Economic prospects improving amid cost pressures
INSIGHT ARTICLE |
Authored by RSM US LLP
Middle market business conditions improved in April as the prospect of an economic boom, rising revenues and surging net earnings this year more than offset evidence of increasing prices paid and record expectations of further cost increases.
The increase in the proprietary RSM US Middle Market Business Index to 132.1 in April from 128 in March is statistically significant at a 0.05% level with seven of the 10 questions in the survey about business conditions improving over the past month. The three other questions were either unchanged or declined.
Roughly half of respondents reported an increase in revenues and net earnings in the recent quarter, which is a touch below the pre-pandemic 2019 average and is another sign of the underlying resilience inside the American middle market. The survey was taken from April 7 to April 28, before the Colonial Pipeline shutdown disrupted gasoline distribution on the East Coast.
The undeniable strength in middle market business conditions is best illustrated by the strong jump in current economic prospects over the past two months from 34% of survey respondents indicating an improvement in overall economic conditions in February to 49% in April. This is matched by the increase to 47% of respondents noting an improvement in gross revenues and 48% in net earnings in the most recent quarter.
When looking to the next six months, 74% of respondents expect an improved economy, 72% anticipate better revenues and 71% expect rising net earnings. These responses underscore the noticeably improved condition of the American real economy through the first quarter of the year, which had a 6.4% increase in gross domestic product.
Perhaps most encouraging is that 62% of survey respondents said that they intended to engage in productivity-enhancing capital expenditures over the next six months in contrast with the 35% who in April said they did so over the recent quarter. We do anticipate a hypercompetitive post-pandemic economy that will feature the pulling forward of a decade’s worth of technology into the next few years, so this is a positive development in both the long run and in the near term.
Why the near term? Because it is clear that pricing pressures associated with the reopening of the economy are at the forefront of middle market business concerns. Roughly 82% of respondents said they expect to pay more for the inputs used in their operations over the next six months, breaking the record set in last month’s survey.
Surging demand will continue to constrain supply chains, which remain impaired because of the chaos of the past year. It was clearly easier to shut down the economy than it is to reopen one. Restoring those supply chains will not be a linear process. It will be profoundly nonlinear, causing production and delivery headaches and placing additional upward pressure on prices.
That being said, despite 69% of respondents stating in April that they paid higher prices for goods this quarter compared to the previous quarter, only 43% noted in April that they received prices downstream this quarter, which is broadly in line with the long-term average in the history of the time series.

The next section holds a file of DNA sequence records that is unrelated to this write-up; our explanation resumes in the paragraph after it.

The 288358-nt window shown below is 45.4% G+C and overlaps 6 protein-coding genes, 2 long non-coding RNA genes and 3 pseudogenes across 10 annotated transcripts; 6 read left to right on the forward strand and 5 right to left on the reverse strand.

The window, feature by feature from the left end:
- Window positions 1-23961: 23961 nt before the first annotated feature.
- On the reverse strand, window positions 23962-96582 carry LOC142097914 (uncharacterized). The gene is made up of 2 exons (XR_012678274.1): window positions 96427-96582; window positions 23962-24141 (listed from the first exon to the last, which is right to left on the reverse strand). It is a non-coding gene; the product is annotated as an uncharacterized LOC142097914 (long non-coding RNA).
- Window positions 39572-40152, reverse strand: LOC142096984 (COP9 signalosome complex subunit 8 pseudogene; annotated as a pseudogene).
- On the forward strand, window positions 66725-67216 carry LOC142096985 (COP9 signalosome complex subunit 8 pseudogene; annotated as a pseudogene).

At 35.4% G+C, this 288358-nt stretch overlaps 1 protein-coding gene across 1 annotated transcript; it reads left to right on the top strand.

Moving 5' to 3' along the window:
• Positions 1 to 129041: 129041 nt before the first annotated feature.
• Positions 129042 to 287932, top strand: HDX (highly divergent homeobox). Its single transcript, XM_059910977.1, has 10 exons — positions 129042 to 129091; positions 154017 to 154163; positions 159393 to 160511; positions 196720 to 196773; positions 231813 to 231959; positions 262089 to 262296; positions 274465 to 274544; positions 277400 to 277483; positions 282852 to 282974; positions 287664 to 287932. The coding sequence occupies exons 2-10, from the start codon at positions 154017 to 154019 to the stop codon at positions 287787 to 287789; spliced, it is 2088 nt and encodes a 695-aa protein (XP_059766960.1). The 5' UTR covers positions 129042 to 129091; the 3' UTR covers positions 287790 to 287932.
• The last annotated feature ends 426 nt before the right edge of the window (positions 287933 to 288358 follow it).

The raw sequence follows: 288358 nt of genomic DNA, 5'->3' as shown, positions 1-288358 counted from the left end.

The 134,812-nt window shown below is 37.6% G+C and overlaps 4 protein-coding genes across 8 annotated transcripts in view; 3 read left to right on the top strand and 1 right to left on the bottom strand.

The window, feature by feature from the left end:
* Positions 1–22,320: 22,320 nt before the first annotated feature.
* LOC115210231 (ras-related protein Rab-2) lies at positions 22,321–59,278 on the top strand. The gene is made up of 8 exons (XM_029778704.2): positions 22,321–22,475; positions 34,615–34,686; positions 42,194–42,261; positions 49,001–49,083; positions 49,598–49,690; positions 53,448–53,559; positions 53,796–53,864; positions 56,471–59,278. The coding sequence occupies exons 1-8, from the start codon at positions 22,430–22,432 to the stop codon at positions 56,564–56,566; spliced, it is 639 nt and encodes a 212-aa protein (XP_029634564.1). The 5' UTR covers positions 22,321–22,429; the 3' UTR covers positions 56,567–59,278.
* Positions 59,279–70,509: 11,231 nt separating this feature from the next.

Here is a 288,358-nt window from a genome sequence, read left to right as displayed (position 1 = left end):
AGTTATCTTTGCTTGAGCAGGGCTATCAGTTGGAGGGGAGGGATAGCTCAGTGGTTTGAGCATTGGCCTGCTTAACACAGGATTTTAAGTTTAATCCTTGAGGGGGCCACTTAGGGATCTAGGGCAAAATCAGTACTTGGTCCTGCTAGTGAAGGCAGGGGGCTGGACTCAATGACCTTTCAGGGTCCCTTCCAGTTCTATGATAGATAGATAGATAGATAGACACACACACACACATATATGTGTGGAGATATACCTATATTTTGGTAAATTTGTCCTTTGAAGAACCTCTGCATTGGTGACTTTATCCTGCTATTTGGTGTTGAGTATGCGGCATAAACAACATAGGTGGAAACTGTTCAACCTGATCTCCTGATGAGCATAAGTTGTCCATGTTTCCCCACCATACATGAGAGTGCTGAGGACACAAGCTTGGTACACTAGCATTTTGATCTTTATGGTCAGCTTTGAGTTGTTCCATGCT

While there is little argument that prices are on the rise following steep declines into the depths of the pandemic last year, they are moving back toward pre-pandemic levels, and for now, the majority of survey participants are not facing significant problems linked to inflation. Otherwise, we would be observing a much greater rate of pass-through in inflation to downstream clients.
Traditionally, early in economic recoveries, goods prices tend to increase first, followed by service costs, which compromise the overwhelming majority of the modern economy. But it is important to note that there are some ways to go before service-sector prices move back toward their pre-pandemic levels.
For example, airfare rose 10% in April and are up more than 16% compared to May 2020. Yet they are down 17% from where they were before the pandemic. This is a perfect example of price variation and volatility and not inflation. Despite an increase in prices paid at earlier stages of production and what are clear constraints in the supply of available services, whether they be commercial aircraft or hotel rooms, we are not yet ready to label this price recovery a precursor of 1970s-style inflation.
Service sector inflation, which the economy has not materially experienced since the 1980s, is driven by wage gains. The April middle market business survey tends to suggest that wage gains are restrained, but could pick up later this year.
Employment remains muted with only 39% of respondents indicating in April that they stepped up hiring in the recent quarter compared to the previous one, with 60% indicating they intend to so over the next six months. Compensation increases also remained restrained, with 39% in April noting they paid more for labor, and 64% implying they will pay more to recruit and retain labor. This denotes that service-sector inflation, which is up 2.4% on a year-ago basis, will most likely rise as it traditionally does emerging from economic downturns.
Middle market survey participants continue to carefully manage inventories with only 33% of respondents in April noting an increase in the level of existing stock during the recent quarter compared to the previous one. As one would expect given middle market anticipation of growth as the economy fully reopens later this year, 54% of respondents expect to increase inventory purchases over the next six months.
This article was written by Joe Brusuelas and originally appeared on 2021-05-20.
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